VESPER – Review by Valerie Kalfrin

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Holding a lantern that glows within mesh as if alive, a teen girl shows a visitor her greenhouse. In the dark, heads of lit polyps bob to attention, extending tendrils to touch their fingertips. “The little ones always greet me,” the girl says.

With a story as immersive as its lived-in world, the sci-fi adventure Vesper grabs the heart and the imagination. It unfurls ideas about ecology and social responsibility as gently and unobtrusively as those tendrils, with images and ideas that linger. It also features an engaging 13-year-old protagonist, curious about her world and wanting to make a better one.

Vesper (Raffiella Chapman, Miss Peregrine’s Home for Peculiar Children) lives in a small house with her father, Darius (Richard Brake, Barbarian, The Mandalorian), a war veteran paralyzed and unable to breathe or speak on his own. Tubes connect him to a lung that “breathes” in a cylinder while a hovering drone painted with dots for eyes and a simple mouth acts as his voice. Part of Vesper’s charm and its haunting quality come from Vesper’s interactions with the drone she calls “Pap,” like her dad, who is cranky when in need of a charge, despairing at times, and protective like the man himself.

Earth has reached a new Dark Age, its ecosystem gone, directors Kristina Buozyte (Vanishing Waves) and Bruno Samper (a writer on that film) establish during the title cards. People trying to stave off an ecological crisis turned to genetic technology, resulting in altered plant life and viruses that wiped out animals, edible plants, and even humans.

Those viruses didn’t wipe out human nature, though, or the class structure that often falls into place. While some like Vesper scrounge for survival, oligarchs live in enclosed “citadels.” Vesper imagines these enclosed spaces as scientific utopias that would welcome her and Pap if she could show them the new plants she’s grown. She believes, as the tagline says, that one seed can change everything. The skeptical Pap says she doesn’t know the cost of dreams.

The citadels have their own economy through genetically engineered laborers. They also trade with communities of survivors, such as one run by Vesper’s uncle, Jonas (Eddie Marsan, The Contractor), providing seeds that produce just one harvest. The curious Vesper wonders if she can unlock these seeds, giving them food to last a lifetime. She occasionally trades with Jonas, too, but won’t live under his rule. “You think you’re better than anyone else?” he sneers, even as he admires her spirit. They’re both determined not to let this world crush them.

The script by Brian Clark (Compulsion), Buozyte, and Samper uses Vesper’s independence from Jonas and the danger of raiders as the main tension until a glider from the citadel crashes nearby, stranding an injured Camellia (Rosy McEwen, The Alienist). Vesper takes her in, eager to learn about the world within those glossy walls. As longtime sci-fi fans might suspect, it’s not as beautiful as it seems.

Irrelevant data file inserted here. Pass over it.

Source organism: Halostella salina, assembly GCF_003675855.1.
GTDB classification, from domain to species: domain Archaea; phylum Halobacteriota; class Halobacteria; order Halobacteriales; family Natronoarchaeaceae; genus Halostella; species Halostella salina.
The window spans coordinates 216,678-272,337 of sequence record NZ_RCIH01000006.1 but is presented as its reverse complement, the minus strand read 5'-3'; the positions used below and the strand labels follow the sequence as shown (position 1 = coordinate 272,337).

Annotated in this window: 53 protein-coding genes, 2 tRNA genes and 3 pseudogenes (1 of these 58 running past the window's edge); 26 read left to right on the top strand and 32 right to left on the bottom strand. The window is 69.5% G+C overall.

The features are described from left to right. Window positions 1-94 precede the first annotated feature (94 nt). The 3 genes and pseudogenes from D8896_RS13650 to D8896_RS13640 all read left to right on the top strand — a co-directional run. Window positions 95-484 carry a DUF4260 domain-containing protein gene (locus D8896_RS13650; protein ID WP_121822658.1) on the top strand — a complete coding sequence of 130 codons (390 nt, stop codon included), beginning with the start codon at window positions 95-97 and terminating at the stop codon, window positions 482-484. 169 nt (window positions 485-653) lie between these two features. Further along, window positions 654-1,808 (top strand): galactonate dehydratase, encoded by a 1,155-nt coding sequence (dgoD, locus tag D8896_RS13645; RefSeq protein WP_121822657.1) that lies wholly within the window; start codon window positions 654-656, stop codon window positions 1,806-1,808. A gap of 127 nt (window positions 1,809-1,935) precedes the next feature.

The filmmakers cleverly reveal the organisms and “synthetic biology” of Vesper’s world in a way that’s matter-of-fact and absorbing, reminiscent of the world-building of Children of Men or Pan’s Labyrinth. Practical effects and puppetry blend with special effects to create trees that literally breathe from their trunks and fireflies that “shoot” from bushes like bullets. Some plants have an enchanting consciousness, with orbs that twinkle like lightbulbs, relaying their own morse code. Even the insides of Pap’s drone are squishier and more organic than circuits and metal.

Visually, Vesper is bleak yet lovely, with Rembrandt lighting from cinematographer Feliksas Abrukauskas (Cinephilia) and a muted palette of mossy greens and grays except for some browns and yellows in Vesper’s lab at home and in her plants: tiny spots of pink, blue, purple, and white.

The sound design is subtle. Viewers might not realize the nature sounds here are few until Camellia tells Vesper about the animals she’s seen, imitating their sounds—a cat, an owl, a wolf. Vesper howls at the top of her lungs, making both of them laugh. The soundtrack uses orchestral music, compositions from Dan Levy (I Origins) and a zither, an unusual instrument that sounds right at home in this world.

As Vesper, Chapman is fiery yet melancholy, a stubborn teen forced to grow up too soon. She’s vulnerable with her dad, Brake showing love and worry in his eyes, and guarded around Jonas, with Marsan showing menace behind his. McEwan plays Camellia first as an enigma, then someone who trusts enough to reveal her own secrets.

When the world’s gone haywire, people can fall in with what they already know or surrender, but neither is Vesper’s style. If a flower can change its purpose, anyone can, she says. Such are the seeds that the film Vesper plants, nurtured by a character determined to chart her own course.

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Valerie Kalfrin

Valerie Kalfrin is an award-winning crime journalist turned freelance film writer whose work appears at RogerEbert.com, In Their Own League, Script, The Hollywood Reporter, and other outlets. Also a screenwriter and script consultant, she’s passionate about challenging stereotypes about gender and disability. Let’s tell better stories and tell stories better.